The future from memory/Emma Kay, No thanks for the memories
If, as someone once observed, “Life without memory is no life at all”, then someone ought to check Emma Kay for vital signs as a matter of urgency. Her current oeuvre consists entirely of work that deliberately exposes the leakiness of her memory. Kay’s now standard modus operandi is to take a canonical body of knowledge and reconstruct it entirely from her own memory with predictably faulty results. So far she has produced: The Bible from Memory, a 7,000-word long piece of wall-text; Shakespeare from Memory, 26 garbled, inkjet-printed synopses hung in white frames; The World from Memory I — III, a series of inaccurate world maps and Worldview, an 80,000 word “description” of the history of the world in book format.
The pieces bash us over the head, none too subtly, with the basic observation of how imperfect and subjective our individual reservoirs of knowledge really are. The latest addition to this litany of mnemonically challenged work is The Future from Memory, which attempts to describe the future of the world. The piece takes the form of a long, narrative loop of digitally animated text projected onto a wall. The sentences appear at the bottom of the projected screen. Initially they loom large but become smaller and smaller as the text recedes jerkily and gracelessly into some miniscule point of infinity. The work ends up looking like a low-budget version of the start of Star Wars — “In a galaxy far, far away ... ” but sadly without the saving grace of a bombastic sound track.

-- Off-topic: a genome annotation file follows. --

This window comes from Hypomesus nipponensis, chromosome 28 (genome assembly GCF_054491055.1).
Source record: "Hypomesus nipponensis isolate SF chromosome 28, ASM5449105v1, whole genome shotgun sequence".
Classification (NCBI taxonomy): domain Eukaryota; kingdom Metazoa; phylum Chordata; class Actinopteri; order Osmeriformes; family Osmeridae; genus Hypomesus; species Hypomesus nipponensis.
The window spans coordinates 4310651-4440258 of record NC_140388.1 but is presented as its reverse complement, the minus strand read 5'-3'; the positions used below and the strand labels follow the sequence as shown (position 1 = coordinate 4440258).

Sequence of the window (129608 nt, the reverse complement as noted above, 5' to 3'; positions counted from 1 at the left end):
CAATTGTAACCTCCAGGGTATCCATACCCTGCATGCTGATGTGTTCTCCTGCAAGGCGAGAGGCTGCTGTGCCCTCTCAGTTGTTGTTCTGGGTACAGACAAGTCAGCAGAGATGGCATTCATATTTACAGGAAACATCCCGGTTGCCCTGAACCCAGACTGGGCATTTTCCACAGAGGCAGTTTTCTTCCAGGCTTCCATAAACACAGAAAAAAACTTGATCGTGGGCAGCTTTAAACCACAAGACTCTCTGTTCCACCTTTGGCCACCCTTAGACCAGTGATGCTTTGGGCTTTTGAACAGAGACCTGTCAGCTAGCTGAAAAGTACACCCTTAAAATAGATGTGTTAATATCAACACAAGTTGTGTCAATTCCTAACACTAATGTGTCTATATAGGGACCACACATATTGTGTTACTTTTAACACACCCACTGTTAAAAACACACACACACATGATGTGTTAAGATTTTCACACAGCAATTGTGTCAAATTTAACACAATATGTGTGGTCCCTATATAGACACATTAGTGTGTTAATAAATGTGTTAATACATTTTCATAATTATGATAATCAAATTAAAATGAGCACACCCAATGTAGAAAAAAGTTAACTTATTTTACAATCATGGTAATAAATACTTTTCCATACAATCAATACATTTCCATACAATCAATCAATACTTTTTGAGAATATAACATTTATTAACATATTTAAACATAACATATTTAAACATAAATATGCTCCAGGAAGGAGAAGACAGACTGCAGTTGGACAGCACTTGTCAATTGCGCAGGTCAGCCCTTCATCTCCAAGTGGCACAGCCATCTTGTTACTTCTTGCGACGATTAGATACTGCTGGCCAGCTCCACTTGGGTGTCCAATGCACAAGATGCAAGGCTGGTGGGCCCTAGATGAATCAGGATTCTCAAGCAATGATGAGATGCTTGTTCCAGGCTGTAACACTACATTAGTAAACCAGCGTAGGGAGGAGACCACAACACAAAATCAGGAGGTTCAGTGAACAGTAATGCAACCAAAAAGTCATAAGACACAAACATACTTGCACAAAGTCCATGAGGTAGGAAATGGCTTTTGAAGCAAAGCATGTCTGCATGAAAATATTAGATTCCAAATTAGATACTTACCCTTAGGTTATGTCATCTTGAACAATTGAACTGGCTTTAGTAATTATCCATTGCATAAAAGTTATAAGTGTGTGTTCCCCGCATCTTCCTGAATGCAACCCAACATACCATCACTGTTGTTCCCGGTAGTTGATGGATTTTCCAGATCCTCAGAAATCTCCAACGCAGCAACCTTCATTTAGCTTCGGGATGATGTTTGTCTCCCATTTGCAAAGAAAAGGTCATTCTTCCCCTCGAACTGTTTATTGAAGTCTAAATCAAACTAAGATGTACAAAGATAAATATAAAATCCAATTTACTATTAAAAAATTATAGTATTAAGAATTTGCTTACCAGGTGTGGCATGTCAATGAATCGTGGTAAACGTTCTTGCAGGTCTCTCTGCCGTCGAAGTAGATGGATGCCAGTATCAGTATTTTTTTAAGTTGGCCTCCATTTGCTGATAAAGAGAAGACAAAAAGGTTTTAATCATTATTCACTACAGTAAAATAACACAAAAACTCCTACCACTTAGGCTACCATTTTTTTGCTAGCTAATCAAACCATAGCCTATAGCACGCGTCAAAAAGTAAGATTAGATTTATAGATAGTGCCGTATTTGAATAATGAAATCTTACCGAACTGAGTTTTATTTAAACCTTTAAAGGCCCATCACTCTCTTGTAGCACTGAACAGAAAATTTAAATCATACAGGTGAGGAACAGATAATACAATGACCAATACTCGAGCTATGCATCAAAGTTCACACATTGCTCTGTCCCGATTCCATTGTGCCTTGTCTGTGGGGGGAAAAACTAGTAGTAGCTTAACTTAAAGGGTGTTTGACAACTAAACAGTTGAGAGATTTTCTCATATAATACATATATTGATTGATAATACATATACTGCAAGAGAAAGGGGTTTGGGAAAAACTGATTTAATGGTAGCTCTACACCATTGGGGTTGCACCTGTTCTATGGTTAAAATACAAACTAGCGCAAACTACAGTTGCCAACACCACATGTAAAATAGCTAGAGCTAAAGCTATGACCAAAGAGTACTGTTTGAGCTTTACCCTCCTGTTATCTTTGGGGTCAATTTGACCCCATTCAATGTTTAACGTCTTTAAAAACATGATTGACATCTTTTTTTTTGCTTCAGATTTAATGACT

Unfortunately the content is no better than the presentation. The future that Kay predicts is far too plausible to be of particular interest. In 2139, Kay predicts, a massive flood will devastate the world. By 2169 “ancient” celluloid media will have disintegrated. Virtual interaction will replace physical inter- action. Media conglomerates will market commodified cultural experiences. And so the mundane predictions roll on, leaving one with little intellectual or aesthetic stimulation.
But perhaps the work does serve a purpose. Kay has clearly found her niche — the exploration of the fragmentary and subjective nature of knowledge — and seems intent on preserving the topic for herself through the simple but effective strategy of flogging it to death.
Until 1 April. Chisenhale Gallery, 64 Chisenhale Road, London, E3 (020 8981 4518)